He was most probably the 12th century equivalent of today’s Bishop of Oxford, or Dean of Christ Church, so the suggestion by John Blair that he was the Prior of St Frideswide’s monastery is highly likely. Unfortunately, Life B describes Frideswide as having been born in 727AD, which contradicts Life A, which states this as the year she died.
This is a very long Life, several times longer than life A, and we can speculate about how it was recorded and used.
Q: Did the Prior write the initial manuscript with his own hand?
A: Probably not. It is more likely to have been written down by a scribe at the monastery from the dictation of the Prior. With its length and rhetorical tone, is may possibly have been recorded from a series of sermons preached by the Prior over time.
Q: So why should the Prior of the recently founded St Frideswide’s write such a comprehensive life of the Patron Saint of his establishment?
A: He obviously wanted to increase the prestige of his local saint.
He very likely wanted to use her story for outreach, spreading the word of her miracles and encouraging people to come for healing.
Undoubtedly, he wanted to expand his establishment and needed revenue from the many pilgrims who would come.
Perhaps he also genuinely believed in healing, as the writings of Robert of Cricklade record that he himself was healed at the grave of St Thomas a Becket in Canterbury, possibly in the early 1170s, of a problem with his leg contracted on a visit to Sicily.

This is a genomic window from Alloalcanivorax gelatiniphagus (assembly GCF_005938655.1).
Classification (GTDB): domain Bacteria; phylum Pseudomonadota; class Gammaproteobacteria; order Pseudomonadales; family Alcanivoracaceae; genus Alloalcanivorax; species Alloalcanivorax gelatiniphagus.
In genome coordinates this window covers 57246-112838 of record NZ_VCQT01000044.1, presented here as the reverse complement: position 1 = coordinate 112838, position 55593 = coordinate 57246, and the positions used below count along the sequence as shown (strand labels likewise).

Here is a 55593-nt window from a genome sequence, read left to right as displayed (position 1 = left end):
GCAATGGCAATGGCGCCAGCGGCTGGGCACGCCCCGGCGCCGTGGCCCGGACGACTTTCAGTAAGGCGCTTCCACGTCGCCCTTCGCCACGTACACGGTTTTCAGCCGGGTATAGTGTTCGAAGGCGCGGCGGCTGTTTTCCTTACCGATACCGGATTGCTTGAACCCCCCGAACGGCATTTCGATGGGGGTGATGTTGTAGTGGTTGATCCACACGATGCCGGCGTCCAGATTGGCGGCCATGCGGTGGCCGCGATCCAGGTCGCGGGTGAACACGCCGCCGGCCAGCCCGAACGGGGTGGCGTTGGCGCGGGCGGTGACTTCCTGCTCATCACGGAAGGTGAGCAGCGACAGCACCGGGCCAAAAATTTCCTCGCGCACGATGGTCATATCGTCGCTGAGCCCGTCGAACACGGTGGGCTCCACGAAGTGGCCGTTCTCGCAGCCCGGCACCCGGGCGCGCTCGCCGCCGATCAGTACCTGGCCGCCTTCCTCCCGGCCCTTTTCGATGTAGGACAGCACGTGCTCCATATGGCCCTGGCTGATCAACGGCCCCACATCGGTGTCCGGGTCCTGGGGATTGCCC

Q: Where did he get his information for Life B from?
A: Life B follows the pattern of Life A and appears to be an expanded version of it. Blair claims (in his Saint Frideswide Reconsidered, Oxononesia 1987, p73) that Life B is ‘essentially a more stylish and literary re-working’ of Life A. But Blair notes, the author claims in his prologue that he has assembled ‘information from chronicles, volumes of authentic histories, and catalogues of English Saints’. In this the author assures us that he had done some research, and that his account was not completely made up. It may be that he had acess to further material that is now lost to us.
Q: How accurate is his account?
A: There is no way of knowing how accurate a representation of the Life of St Frideswide Life B actually is, but the author has studied Life A and found it ‘further from error than critics of his simple style have claimed’. In other words, the author believed Life A to be a reasonable account of her life and has based his Life on this, using the acceptable information and styles prevalent in England at the time.
Q: How was this Life to be used?
A: Although the style is exaggerated and unfamiliar to modern readers it must be typical of the sort of preaching undertaken by religious leaders of the 12th century. It is immediate, as though the author is speaking to us directly. Its style suggests this manuscript must have been written with the intention that is was to be read aloud to people, whether monks of the community or the faithful of the local population. No original manuscripts exist, so there is no way of knowing if it was marked to be read daily, weekly or only at festivals.